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...and How Does "Having The Drugs In Our System" Affect My DUI Charges

 

Instead of a dry, boring article, the following is an excerpt from a recent interview
with Attorney Leckerman on the subject.

Interviewer: Today we’re talking about DUI / DWI, as it relates to being arrested for drugs and not alcohol. So we’ll start with Pennsylvania. The first question is, when you’re pulled over, got arrested, and cited with DUI in Pennsylvania; Does having drugs in your system mean that you’ll be convicted automatically?

Kevin Leckerman: It depends on the drug. For instance, if you have an illegal drug, like marijuana or cocaine, in your system then most likely you will be convicted unless you can attack the test results or some of the other areas of the DUI prosecution. You can first attack the car stop, the arrest, and then you can attack the testing and whether that was done properly. Just having a certain amount of an illegal drug in your system in Pennsylvania is going to equate to a conviction. The courts do not care about whether you were under the influence of those drugs at the actual time when you were driving in order for you to be found guilty.

Interviewer: You’ve had cases where a person smoked marijuana 1,2 or even 7 days before they drove and they still had enough of it in their system that it caused a problem for them and caused them to be charged with DUI?

Kevin Leckerman: I’ve had cases like that. It’s incredible in Pennsylvania that you can be convicted for essentially smoking marijuana many days prior or potentially a week prior. The psychoactive component of marijuana (THC) is maybe not even in your system during the time that you were driving the vehicle or certainly at the time the blood was taken from you. But there’s a component of it, called a metabolite, which can be found in your system many days after smoking. And if you have even one nanogram of that metabolite in your system, which is an extremely small amount, it is enough for the government to go forward and prosecute you. So it’s a really small amount. Studies have shown that chronic users, who have totally abstained from smoking marijuana for seven days, still will have the metabolite and even the active or psychoactive components of THC in their system seven days after they stop smoking. So you may not be under the influence at all of marijuana when you’re driving your car. And technically you’re still guilty of DUI.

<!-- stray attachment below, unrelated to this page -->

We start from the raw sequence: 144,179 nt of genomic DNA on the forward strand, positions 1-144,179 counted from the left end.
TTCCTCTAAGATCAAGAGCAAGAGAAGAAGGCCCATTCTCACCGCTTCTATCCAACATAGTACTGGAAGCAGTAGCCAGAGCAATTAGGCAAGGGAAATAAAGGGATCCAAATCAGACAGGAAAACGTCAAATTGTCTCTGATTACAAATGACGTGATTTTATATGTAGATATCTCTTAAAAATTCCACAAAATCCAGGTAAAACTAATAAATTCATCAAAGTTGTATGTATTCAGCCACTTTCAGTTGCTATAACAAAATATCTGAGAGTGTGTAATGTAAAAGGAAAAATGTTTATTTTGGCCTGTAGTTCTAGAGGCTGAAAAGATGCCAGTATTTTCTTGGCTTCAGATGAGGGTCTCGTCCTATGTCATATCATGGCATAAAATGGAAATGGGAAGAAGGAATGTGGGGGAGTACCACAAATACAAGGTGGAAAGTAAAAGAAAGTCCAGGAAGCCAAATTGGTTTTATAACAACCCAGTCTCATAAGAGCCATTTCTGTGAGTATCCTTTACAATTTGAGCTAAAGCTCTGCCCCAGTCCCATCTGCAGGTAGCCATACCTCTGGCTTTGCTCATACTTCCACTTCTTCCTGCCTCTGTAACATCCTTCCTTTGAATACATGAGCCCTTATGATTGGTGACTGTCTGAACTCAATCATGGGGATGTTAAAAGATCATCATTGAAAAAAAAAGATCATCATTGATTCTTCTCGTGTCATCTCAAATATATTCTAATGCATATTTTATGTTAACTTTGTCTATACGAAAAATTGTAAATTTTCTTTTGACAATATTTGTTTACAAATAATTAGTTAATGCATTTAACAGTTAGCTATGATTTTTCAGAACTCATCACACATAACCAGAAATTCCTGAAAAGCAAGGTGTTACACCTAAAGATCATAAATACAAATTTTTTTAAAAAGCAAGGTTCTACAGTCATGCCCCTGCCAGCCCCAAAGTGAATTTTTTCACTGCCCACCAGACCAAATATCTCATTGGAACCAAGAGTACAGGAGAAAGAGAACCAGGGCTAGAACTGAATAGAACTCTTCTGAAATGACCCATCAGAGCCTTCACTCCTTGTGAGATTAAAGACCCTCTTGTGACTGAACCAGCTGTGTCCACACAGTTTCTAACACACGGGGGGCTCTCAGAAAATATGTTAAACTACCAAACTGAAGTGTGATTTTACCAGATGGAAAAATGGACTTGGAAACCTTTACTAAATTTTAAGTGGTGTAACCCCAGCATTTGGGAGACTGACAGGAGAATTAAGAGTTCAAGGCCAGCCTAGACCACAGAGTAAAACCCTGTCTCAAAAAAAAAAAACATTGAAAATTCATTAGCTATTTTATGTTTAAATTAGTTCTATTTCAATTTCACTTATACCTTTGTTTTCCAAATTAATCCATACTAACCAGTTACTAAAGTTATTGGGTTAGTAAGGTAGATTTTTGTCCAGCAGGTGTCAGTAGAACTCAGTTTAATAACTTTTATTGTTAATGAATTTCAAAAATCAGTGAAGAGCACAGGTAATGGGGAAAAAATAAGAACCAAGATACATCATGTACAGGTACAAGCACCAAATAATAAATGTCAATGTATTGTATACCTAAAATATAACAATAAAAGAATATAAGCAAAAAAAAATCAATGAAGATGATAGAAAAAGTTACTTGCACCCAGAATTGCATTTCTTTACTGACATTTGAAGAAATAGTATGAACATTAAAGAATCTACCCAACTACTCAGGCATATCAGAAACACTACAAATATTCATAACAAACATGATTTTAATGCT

This same principle applies to other drugs as well, like cocaine, LSD, PCP, and methamphetamines. A driver may have used the drug earlier in the day or a day prior. The drug is not going to affect driving ability but will still be found in the blood or urine. Small amounts of these drugs will give the prosecution a case for DUI.

Interviewer: When you said that the Commonwealth of Pennsylvania “doesn’t care”, does that mean that prosecutors truly don’t care or they just prosecute these cases as if you had just smoked? Do they understand these situations and there is leeway in trying to successfully argue this in front of the judge and the prosecution?

Kevin Leckerman: I imagine there are one or two prosecutors out there who have some compassion. However, in my experience, most prosecutors do not care whether you smoked marijuana a week ago, or whether you’re an angel. They’ll still go ahead and prosecute. In Pennsylvania, the majority of the prosecutors I have come across draw a very hard line when it comes to dismissing a DUI case; especially, when drugs are involved.

By Kevin Leckerman

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